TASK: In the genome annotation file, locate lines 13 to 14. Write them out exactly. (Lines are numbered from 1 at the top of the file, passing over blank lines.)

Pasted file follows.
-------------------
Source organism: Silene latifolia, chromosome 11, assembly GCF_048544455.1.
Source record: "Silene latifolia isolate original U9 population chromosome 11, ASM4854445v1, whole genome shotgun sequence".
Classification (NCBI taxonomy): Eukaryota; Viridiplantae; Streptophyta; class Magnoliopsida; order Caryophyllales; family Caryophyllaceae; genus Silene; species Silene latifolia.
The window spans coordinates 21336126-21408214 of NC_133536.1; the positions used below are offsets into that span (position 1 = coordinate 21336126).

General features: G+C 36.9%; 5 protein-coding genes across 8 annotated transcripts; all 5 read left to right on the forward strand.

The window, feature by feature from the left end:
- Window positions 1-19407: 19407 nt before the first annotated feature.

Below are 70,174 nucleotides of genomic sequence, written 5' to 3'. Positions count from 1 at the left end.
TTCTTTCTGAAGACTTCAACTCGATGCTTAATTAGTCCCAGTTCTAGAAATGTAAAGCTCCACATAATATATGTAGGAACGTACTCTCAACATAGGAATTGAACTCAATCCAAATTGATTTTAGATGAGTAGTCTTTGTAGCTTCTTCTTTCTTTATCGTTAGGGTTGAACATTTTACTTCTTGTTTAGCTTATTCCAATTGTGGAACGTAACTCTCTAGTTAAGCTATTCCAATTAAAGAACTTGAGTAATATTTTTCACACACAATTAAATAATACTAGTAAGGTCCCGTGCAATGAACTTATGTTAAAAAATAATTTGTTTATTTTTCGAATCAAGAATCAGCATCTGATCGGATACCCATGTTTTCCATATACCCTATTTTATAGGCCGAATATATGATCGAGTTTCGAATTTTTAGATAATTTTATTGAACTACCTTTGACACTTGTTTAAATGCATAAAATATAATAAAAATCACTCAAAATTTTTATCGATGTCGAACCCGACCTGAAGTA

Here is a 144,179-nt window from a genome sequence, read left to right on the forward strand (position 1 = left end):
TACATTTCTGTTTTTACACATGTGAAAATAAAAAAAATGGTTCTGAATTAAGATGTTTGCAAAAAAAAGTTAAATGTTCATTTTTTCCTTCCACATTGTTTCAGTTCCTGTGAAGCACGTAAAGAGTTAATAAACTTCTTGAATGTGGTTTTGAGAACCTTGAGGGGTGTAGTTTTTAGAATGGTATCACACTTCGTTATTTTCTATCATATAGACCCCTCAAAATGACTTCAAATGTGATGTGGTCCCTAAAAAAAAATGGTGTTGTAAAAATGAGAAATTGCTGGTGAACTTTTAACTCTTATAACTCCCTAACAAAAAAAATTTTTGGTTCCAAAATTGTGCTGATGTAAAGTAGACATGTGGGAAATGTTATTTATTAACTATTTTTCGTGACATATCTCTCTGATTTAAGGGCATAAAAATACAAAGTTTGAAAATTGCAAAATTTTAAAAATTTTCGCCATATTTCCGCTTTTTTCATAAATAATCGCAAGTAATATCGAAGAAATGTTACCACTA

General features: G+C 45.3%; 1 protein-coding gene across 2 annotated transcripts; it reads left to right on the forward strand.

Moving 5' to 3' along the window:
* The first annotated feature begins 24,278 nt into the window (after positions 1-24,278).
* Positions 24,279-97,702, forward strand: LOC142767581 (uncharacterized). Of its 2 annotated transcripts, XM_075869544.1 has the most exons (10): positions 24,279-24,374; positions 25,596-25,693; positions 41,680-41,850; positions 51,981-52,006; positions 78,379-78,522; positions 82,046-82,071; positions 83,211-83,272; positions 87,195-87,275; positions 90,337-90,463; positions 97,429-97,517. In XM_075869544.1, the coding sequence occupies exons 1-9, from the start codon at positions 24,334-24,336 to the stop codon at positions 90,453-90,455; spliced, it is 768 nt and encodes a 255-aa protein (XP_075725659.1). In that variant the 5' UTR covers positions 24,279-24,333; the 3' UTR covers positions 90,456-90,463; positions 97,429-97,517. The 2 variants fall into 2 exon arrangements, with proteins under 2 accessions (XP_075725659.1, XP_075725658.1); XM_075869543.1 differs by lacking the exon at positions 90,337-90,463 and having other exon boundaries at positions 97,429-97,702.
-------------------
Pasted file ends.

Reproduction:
Moving 5' to 3' along the window:
* The first annotated feature begins 24,278 nt into the window (after positions 1-24,278).